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A Short Mission: Caldera

Conveying mental illness on screen is a tentative process. Even bigger pictures that have scored Academy Awards do some injustice to those suffering, allowing stereotypes and tropes to perforate our daily life. Some films can do it well; Short Term 12 and Filth immediately spring to mind of accurately depicting people coping (or, in the case of the latter, falling apart) with a mental illness. Speaking candidly, as someone who is going through the motions of getting treatment for my old “broken brain” – figuring out what emotions are truthful, what thoughts are accurate and how to move forward with a diagnosis, a bottle of meds and therapy. More importantly, the fear of losing myself in the bleakness of pills or keeping the world a little bit vibrant but with troubling aspects.

Which brings us to Caldera – a stirring short film by Evan Viera – and the decision that weighs heavily on many. Focusing on our heroine, Caldera follows her journey as she abandons her medication and with it the bleak metropolis around her. She does so in pursuit of her fantasies that come with it beauty and pain. Can she find the perfect balance between the harsh truth and the dangerously captivating dream?

What is stunning about Viera’s Caldera is the core character. Her facial expression just hum of different levels of depression, mental illness and schizophrenia. It’s the sad dwelling in the bleak metropolis and the unnerving relaxation of the increasingly vibrant and alluring worlds that her mind concocts that strikes an echoing tone with our character. This feeling of disturbing euphoria, as someone unwinds because the fantastical world seems safer or more colourful than the norm is portrayed acutely in this brilliant short narrative that makes the character feel flesh and bone instead of computer code.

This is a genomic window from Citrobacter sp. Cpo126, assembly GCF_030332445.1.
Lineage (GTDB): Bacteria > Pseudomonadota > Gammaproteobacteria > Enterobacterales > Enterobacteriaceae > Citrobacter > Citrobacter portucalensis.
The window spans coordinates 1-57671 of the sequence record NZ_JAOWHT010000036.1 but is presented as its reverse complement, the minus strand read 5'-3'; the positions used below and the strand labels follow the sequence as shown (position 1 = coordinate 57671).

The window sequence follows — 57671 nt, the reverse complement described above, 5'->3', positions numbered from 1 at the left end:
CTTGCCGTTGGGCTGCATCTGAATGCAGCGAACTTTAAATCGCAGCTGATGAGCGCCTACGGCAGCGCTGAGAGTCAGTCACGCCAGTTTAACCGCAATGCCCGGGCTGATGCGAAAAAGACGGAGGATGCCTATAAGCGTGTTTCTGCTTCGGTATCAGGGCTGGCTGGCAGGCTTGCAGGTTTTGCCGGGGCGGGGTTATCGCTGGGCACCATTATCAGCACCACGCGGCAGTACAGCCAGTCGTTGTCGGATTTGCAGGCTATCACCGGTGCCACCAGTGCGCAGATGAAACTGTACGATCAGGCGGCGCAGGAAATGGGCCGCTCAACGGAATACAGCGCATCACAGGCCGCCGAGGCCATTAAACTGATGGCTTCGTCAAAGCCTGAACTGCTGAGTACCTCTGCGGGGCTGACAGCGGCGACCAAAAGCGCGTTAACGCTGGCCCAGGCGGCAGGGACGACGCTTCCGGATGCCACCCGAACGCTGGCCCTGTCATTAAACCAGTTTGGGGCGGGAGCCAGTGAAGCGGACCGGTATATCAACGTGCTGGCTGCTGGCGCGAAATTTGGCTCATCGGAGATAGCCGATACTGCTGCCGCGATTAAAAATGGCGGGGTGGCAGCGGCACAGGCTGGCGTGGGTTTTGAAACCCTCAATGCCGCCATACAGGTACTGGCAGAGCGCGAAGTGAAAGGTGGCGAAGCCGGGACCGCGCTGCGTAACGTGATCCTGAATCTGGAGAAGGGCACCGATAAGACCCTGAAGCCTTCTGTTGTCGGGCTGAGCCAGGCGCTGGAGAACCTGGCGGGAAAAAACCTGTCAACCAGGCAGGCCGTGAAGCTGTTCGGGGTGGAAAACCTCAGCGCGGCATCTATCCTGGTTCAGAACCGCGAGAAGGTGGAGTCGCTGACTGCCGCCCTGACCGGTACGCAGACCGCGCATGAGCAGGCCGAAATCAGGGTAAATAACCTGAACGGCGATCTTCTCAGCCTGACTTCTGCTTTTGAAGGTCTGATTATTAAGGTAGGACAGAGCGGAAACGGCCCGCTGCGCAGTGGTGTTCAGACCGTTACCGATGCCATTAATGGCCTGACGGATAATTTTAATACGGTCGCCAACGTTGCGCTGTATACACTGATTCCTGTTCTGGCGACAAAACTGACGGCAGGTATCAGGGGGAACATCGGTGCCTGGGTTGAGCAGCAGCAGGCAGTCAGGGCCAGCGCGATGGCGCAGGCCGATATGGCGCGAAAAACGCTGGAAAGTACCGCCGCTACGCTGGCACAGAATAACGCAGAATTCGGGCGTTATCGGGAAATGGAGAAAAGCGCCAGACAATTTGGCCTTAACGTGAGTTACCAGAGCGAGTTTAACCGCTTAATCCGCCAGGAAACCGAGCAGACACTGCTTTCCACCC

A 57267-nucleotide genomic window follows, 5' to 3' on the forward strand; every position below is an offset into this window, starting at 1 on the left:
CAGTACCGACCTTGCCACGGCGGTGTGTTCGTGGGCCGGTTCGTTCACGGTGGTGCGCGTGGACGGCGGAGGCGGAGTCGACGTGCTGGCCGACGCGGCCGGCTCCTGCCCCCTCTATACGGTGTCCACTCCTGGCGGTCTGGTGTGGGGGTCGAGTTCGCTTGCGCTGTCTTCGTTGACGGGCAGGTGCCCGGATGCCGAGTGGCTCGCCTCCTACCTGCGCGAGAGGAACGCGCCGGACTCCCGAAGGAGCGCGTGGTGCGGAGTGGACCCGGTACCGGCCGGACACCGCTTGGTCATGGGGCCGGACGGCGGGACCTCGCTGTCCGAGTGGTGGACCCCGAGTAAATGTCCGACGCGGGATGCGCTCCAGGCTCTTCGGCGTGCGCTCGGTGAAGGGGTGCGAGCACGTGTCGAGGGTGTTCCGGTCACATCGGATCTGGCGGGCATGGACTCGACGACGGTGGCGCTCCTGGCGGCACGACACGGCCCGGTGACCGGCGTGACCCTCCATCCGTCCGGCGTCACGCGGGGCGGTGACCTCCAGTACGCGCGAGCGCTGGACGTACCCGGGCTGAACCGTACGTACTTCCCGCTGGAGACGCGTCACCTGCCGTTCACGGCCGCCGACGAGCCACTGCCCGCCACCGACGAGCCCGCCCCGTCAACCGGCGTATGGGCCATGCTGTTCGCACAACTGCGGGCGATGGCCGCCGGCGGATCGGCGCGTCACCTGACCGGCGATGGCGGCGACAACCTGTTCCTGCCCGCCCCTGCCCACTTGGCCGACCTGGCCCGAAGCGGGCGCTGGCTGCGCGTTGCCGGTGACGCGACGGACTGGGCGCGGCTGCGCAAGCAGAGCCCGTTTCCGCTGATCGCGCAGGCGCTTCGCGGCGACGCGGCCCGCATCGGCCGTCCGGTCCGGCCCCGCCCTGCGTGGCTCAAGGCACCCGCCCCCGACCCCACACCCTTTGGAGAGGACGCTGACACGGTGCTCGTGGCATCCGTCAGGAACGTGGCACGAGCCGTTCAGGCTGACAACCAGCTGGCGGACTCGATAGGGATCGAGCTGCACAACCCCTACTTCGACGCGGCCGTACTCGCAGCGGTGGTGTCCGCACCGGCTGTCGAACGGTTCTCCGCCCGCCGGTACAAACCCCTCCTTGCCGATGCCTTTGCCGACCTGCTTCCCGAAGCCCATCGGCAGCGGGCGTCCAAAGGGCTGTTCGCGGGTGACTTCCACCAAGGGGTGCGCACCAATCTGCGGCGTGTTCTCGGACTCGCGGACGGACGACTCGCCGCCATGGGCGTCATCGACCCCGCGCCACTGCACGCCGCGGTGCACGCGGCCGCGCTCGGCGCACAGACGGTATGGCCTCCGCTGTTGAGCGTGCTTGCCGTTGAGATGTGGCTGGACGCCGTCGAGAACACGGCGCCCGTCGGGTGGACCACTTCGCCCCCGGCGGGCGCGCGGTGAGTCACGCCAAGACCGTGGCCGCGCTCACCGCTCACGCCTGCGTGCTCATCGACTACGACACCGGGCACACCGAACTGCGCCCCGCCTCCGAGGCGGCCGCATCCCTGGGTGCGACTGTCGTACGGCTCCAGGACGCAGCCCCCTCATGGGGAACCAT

Viera’s work here is phenomenal. Within 11 minute he travels visual to these vivid and imaginative areas of her psyche. From cities with plant growth, blooming into flowers and animals to nebula journeys within the milky ways of her mind, this is a visionary film that is sublime in its artistry. It adds depth to the story as you understand why our protagonist is tempted to stay there contrasted against her grey world. It’s a rich tapestry of animation that transcends into this dreamscape effectively well.

Helped by Chris Perry and Chris Bishop, this is Viera’s testament to a, hopefully, lengthy and incredible career as he writers, directs and scores this exquisite and award winning film.

 

Sarah Cook

The author Sarah Cook

Sarah Cook is a Film Journalist, Director, and Screenwriter. Founder at We Make Movies On Weekends. She will talk about Filth and James McAvoy. A lot.